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By using our free meal planner (and the rest of spoonacular.com) you have to agree that you and only you are responsible for anything that happens to you because of something you have read on this site or have bought/cooked/eaten because of this site. After all, the only person who controls what you put in your mouth is you, right?

Spoonacular is a recipe search engine that sources recipes from across the web. We do our best to find recipes suitable for many diets — whether vegetarian, vegan, gluten free, dairy free, etc. — but we cannot guarantee that a recipe's ingredients are safe for your diet. Always read ingredient lists from the original source (follow the link from the "Instructions" field) in case an ingredient has been incorrectly extracted from the original source or has been labeled incorrectly in any way. Moreover, it is important that you always read the labels on every product you buy to see if the product could cause an allergic reaction or if it conflicts with your personal or religious beliefs. If you are still not sure after reading the label, contact the manufacturer.

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Roasted Asparagus with Egg Salad

 
This recipe is vegetarian.vegetarian
This recipe can be made gluten free by choosing gluten-free versions of basic ingredients commonly found in supermarkets or online.gluten-free
This recipe is suitable for a primal diet.primal
 
One serving costs about $2.18

$2.18 per serving

1 people like this recipe

1 likes

This recipe is ready in 45 minutes

Ready in 45 minutes

2 easter,vegetarian,gluten-free,primal,gluten free,lacto ovo vegetarian,primal side dish
spoonacular Score:57%

Spoonacular Score: 57%

 

If you want to add more gluten free, lacto ovo vegetarian, and primal recipes to your recipe box, Roasted Asparagus with Egg Salad might be a recipe you should try. This recipe makes 2 servings with 233 calories, 13g of protein, and 17g of fat each. For $2.18 per serving, this recipe covers 22% of your daily requirements of vitamins and minerals. It can be enjoyed any time, but it is especially good for Easter. It works best as a side dish, and is done in roughly around 45 minutes. This recipe from Foodista requires asparagus, egg, onion, and feta cheese. 1 person has tried and liked this recipe. Taking all factors into account, this recipe earns a spoonacular score of 56%, which is pretty good. Similar recipes include Roasted Asparagus and Egg Salad, Roasted Asparagus with Chopped Egg Salad, and Roasted Asparagus and Arugula Salad with Poached Egg.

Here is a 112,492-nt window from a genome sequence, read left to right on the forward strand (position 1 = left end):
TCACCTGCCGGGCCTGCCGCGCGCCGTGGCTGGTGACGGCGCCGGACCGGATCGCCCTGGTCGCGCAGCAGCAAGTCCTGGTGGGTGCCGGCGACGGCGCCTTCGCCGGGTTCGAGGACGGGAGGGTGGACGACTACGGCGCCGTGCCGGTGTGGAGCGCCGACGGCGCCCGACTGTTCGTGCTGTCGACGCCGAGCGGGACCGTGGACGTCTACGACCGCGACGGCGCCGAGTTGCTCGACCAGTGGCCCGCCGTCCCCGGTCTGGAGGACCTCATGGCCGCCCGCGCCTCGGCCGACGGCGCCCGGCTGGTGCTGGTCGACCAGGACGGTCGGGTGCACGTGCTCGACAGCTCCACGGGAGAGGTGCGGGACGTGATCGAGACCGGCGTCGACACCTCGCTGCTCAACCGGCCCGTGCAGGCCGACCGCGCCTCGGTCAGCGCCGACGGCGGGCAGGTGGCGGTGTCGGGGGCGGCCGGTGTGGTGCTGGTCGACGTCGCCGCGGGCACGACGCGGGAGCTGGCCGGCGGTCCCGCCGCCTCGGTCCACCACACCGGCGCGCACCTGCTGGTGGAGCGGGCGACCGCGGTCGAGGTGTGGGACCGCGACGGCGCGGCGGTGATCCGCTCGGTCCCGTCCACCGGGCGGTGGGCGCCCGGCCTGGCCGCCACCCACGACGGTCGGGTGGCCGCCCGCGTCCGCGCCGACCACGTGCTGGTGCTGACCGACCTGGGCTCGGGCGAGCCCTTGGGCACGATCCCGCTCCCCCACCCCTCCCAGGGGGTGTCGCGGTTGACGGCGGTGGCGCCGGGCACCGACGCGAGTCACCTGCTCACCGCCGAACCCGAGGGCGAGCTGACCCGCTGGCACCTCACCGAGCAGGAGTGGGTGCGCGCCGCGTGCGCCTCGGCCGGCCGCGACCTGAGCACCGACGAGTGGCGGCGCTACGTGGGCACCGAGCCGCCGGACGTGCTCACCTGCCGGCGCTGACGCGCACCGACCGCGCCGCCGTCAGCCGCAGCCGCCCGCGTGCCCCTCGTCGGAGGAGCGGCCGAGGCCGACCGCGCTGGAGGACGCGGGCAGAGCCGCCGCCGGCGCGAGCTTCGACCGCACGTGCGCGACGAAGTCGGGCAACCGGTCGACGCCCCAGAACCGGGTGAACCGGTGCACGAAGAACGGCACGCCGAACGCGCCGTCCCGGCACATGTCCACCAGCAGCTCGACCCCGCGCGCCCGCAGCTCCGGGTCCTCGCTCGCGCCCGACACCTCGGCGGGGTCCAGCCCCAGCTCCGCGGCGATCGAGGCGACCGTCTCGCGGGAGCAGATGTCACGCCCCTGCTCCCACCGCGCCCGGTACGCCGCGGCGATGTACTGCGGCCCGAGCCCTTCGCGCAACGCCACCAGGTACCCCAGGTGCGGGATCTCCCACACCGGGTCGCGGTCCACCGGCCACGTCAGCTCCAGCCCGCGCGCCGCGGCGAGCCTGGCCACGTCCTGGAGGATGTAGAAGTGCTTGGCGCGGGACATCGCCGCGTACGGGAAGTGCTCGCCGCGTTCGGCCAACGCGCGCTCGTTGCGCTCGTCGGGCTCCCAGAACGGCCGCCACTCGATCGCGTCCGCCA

Ingredients

Servings:
12 medium
12 medium trimmed asparagus
trimmed asparagus
2 large
2 large cooked egg
cooked egg
1 Tbsp
1 Tbsp onion
onion
0.5 tsps
0.5 tsps garlic
garlic
2 Tbsps
2 Tbsps roma tomatoes
roma tomatoes
2 Tbsps
2 Tbsps parsley
parsley
2 Tbsps
2 Tbsps low fat feta cheese
low fat feta cheese
0.5 small
0.5 small avocado
avocado
12 medium trimmed asparagus
12 medium
trimmed asparagus
2 large cooked egg
2 large
cooked egg
1 Tbsp onion
1 Tbsp
onion
0.5 tsps garlic
0.5 tsps
garlic
2 Tbsps roma tomatoes
2 Tbsps
roma tomatoes
2 Tbsps parsley
2 Tbsps
parsley
2 Tbsps low fat feta cheese
2 Tbsps
low fat feta cheese
0.5 small avocado
0.5 small
avocado

Equipment

baking sheet
baking sheet
bowl
bowl
oven
oven
baking sheet
baking sheet
bowl
bowl
oven
oven


Instructions

1. Preheat the oven to 450. 2. Spray a cookie sheet with cooking spray, spread out asparagus and spray asparagus with cooking spray. Roast for 10 minutes until asparagus is crisp-tender. 3. Combine remaining ingredients in a bowl and chill for 10 minutes. 4. Serve salad on top of asparagus.

Read the detailed instructions on Foodista.com – The Cooking Encyclopedia Everyone Can Edit

Price Breakdown

Cost per Serving: $2.18
Ingredient
12 mediums trimmed asparagus
2 larges cooked egg
1 tablespoon onion
½ teaspoons garlic
2 tablespoons roma tomatoes
2 tablespoons parsley
2 tablespoons low fat feta cheese
½ smalls avocado
Price
$1.70
$0.62
$0.02
$0.03
$0.11
$0.32